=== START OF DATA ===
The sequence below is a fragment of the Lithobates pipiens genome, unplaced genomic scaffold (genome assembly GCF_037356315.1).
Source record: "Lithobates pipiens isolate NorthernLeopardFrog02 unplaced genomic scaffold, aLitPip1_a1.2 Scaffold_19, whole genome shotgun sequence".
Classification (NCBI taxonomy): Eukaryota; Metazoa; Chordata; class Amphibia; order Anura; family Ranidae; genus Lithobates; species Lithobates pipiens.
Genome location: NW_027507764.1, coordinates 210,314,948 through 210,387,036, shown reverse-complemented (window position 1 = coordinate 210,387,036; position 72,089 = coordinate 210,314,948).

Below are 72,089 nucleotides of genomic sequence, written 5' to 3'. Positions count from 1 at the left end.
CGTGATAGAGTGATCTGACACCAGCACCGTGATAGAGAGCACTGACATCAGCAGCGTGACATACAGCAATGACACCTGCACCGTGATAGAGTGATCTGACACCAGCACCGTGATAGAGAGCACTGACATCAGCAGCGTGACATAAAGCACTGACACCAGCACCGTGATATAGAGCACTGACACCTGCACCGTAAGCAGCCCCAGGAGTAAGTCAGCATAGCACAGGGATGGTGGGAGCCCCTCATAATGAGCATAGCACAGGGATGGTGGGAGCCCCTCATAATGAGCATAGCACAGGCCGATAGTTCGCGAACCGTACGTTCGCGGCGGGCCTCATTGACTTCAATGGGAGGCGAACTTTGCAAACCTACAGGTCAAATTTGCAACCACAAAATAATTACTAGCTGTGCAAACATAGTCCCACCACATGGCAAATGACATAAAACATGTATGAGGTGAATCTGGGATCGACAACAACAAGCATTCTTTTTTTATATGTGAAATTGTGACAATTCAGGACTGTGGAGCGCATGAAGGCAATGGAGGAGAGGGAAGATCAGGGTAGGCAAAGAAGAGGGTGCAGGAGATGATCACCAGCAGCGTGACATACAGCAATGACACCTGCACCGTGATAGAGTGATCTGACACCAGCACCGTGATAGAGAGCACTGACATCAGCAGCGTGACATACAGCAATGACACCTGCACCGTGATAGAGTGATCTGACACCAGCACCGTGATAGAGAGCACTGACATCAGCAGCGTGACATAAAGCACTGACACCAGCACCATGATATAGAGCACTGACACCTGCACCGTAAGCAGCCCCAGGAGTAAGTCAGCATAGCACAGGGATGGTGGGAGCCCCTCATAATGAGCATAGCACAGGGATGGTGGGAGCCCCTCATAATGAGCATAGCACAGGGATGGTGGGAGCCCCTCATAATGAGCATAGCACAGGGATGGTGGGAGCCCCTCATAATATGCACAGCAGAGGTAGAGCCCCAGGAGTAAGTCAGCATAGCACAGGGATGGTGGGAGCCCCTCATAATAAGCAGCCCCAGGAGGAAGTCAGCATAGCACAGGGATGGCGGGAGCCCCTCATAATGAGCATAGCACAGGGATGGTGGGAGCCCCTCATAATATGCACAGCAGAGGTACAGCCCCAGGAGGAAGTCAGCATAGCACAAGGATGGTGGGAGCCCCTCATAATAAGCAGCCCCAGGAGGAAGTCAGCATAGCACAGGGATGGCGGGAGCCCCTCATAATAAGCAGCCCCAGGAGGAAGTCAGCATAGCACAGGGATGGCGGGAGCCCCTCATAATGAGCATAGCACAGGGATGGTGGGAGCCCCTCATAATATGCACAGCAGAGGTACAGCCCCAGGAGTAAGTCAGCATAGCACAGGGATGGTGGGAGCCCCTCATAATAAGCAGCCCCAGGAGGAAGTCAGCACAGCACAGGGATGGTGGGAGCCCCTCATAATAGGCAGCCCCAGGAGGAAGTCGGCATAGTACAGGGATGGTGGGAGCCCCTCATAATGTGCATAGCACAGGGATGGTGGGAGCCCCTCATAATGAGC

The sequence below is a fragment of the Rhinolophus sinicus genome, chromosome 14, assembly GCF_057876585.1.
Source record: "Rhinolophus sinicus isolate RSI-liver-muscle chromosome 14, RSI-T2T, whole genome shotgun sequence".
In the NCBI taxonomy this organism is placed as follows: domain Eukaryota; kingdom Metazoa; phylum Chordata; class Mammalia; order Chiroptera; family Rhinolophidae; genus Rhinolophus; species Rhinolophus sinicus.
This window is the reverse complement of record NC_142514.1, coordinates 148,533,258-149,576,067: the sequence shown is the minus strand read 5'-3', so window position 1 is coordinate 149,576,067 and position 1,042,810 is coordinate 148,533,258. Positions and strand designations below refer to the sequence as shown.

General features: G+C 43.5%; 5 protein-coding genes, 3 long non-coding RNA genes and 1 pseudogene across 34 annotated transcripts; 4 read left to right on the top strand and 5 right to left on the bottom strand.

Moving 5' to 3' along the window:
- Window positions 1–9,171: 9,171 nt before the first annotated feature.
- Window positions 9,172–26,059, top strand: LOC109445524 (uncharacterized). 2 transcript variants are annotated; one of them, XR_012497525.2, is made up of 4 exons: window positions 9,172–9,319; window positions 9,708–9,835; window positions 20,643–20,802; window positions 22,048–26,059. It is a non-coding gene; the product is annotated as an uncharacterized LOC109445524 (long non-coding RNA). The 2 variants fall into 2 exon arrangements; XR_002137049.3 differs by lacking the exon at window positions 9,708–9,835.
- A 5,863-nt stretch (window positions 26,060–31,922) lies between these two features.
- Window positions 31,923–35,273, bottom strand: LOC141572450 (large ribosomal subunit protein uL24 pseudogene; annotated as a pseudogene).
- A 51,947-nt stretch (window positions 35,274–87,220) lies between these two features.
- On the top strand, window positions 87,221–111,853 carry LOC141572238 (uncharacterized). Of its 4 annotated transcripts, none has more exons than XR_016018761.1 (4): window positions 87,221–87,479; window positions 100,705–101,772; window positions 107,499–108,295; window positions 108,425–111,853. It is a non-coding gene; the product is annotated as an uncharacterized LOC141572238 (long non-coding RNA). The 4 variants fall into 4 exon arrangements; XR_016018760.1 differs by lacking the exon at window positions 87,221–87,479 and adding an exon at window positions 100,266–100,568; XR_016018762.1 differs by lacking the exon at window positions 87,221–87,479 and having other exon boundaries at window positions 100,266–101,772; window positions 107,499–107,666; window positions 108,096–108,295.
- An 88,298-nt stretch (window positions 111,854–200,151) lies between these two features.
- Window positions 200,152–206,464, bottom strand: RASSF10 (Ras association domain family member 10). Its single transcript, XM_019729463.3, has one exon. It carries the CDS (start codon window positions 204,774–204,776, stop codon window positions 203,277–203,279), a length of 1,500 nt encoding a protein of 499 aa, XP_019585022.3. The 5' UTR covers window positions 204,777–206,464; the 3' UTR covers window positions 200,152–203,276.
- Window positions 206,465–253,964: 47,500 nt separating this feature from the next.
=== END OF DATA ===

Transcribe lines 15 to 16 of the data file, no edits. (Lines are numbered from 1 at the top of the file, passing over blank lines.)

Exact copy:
- A 5,863-nt stretch (window positions 26,060–31,922) lies between these two features.
- Window positions 31,923–35,273, bottom strand: LOC141572450 (large ribosomal subunit protein uL24 pseudogene; annotated as a pseudogene).